"Charcot foot" is a debilitating condition that is named for a French neurologist and professor of anatomical pathology in the 1800's. It arises in patients who develop a peripheral neuropathy, often from diabetes, that produces progressively worsening numbness and loss of sensation in the feet. Patients with this disorder sustain repeated trauma to their foot, that includes various fractures and dislocations of bones, that they do not feel. They continue to walk on a foot that's being progressively damaged, which gradually becomes increasingly more deformed as the joints and bones of the foot collapse, often taking on a "rocker-bottom" appearance, .
Charcot foot may cause severe deformity of the foot (or sometimes the ankle) and be associated with considerable disability, including impairment of standing or walking. Amputation may be required in extreme cases.
Charcot foot is frequently a complication of diabetic neuropathy, or some other type of peripheral neuropathy, that impairs sensation in the lower extremities to the extent that the patient is unable to feel temperature, pain, injury, or even fractures to the bones of the feet. In the ordinary course of their daily routine, patients sustain repeated trauma to their foot, while failing to notice that the foot is becoming deformed. They continue to walk on it and increase the damage to the foot.
There are two sets of symptoms. There are symptoms from neuropathy that include pain, numbness, tingling, and loss of sensation, and there are symptoms related to Charcot joint that include increased redness (erythema), increased warmth, swelling, and pain in the affected foot.
The diagnosis of Charcot foot is usually made on the basis of a medical history and physical examination in a patient who has diabetes and neuropathy, and confirming the diagnosis by performing x-rays and imaging studies. It is important to have a high index of suspicion for this condition in any diabetic patient who has neuropathy in the lower extremities.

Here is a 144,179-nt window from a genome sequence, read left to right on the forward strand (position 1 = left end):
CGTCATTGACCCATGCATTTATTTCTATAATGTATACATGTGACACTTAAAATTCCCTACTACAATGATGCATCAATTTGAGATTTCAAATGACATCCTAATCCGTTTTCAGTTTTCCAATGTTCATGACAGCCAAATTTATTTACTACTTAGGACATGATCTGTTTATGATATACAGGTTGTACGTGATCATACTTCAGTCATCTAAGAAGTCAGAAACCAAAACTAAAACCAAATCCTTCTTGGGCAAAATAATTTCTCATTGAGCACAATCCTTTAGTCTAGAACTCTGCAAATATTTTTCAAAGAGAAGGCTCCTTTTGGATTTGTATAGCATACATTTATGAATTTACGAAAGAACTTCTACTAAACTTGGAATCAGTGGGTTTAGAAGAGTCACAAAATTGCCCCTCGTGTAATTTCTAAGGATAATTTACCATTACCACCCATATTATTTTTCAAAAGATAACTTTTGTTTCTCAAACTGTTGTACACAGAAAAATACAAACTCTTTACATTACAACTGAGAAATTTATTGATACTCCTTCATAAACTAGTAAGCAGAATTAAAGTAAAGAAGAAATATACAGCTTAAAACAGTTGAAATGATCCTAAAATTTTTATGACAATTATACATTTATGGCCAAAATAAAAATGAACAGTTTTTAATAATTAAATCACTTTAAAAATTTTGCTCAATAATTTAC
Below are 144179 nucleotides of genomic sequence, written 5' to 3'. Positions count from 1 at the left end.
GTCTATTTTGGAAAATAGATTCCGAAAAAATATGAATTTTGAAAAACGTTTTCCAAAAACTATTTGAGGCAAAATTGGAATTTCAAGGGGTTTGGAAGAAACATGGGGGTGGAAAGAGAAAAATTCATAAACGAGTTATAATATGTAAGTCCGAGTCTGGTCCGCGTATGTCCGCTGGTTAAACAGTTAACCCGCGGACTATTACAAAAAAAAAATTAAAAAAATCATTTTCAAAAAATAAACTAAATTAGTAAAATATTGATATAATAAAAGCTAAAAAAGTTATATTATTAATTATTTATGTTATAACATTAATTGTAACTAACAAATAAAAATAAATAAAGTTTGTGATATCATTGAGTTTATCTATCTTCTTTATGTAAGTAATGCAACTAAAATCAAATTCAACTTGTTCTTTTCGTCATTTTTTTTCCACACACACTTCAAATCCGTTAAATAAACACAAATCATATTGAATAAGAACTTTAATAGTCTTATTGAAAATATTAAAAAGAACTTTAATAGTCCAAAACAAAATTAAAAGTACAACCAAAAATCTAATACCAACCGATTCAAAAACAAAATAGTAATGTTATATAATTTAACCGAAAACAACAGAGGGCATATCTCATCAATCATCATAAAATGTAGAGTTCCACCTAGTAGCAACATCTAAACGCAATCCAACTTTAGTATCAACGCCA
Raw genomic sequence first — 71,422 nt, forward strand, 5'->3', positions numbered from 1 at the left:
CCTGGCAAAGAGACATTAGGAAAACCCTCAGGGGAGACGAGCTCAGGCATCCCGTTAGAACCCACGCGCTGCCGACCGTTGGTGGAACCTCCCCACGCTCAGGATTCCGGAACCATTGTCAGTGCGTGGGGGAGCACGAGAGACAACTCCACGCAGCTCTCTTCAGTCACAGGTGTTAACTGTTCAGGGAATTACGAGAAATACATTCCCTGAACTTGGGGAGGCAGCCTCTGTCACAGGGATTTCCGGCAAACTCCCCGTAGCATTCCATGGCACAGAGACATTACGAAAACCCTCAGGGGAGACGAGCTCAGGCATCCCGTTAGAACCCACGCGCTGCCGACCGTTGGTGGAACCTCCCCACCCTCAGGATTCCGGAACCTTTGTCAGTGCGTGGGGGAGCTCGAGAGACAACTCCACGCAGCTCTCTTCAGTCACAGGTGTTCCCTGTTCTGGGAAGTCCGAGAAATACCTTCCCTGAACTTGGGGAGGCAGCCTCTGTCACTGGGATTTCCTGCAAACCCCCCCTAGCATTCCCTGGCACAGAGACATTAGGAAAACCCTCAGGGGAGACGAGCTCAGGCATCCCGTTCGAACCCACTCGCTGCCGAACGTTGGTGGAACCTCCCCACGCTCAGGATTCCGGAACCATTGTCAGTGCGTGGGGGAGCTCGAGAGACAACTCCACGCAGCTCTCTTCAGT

Early diagnosis can lead to early treatment, which may help prevent the serious deformities that occur to the foot when treatment is delayed and the bones of the foot collapse.
Monitor your blood sugar and A1C with your doctor and try to keep the diabetes under good control. Good diabetic control will help decrease the likelihood that the neuropathy will progress, and that will help to prevent the development of Charcot foot.
Try to avoid injuries to the lower extremities.
Have regular check-ups with your doctor.
See the doctor promptly, if you notice any persistent color or temperature changes in your foot or if your foot becomes swollen or develops deformities.
Your doctor may require you to become completely non-weight bearing for a period of time, which may be weeks or months. That's to allow the bones to heal themselves and to stop the foot from collapsing. When some walking is allowed, your foot may be put in a cast, boot, or brace, and you may be instructed to use crutches or a wheelchair. Some patients, whose foot deformities have progressed, may rquire surgery, such as realignment of bones, fusion of the bones, or removal of part of the bone.
Getting Disability Benefits for Charcot Foot
With Charcot foot, walking and standing may be markedly impaired by pain and deformity, which your doctor must document with specificity in your medcial record. It's not enough for the doctor to simply document that you are disabled from being able to work, without specifying what elements of your job you are no longer able to do. In order to successfully obtain disailibty benefits from either the Social Security Administration (SSDI) or an employer-provided plan (ERISA), your medical records must make clear the specific functional limitations and restrictions you have that disable you from working.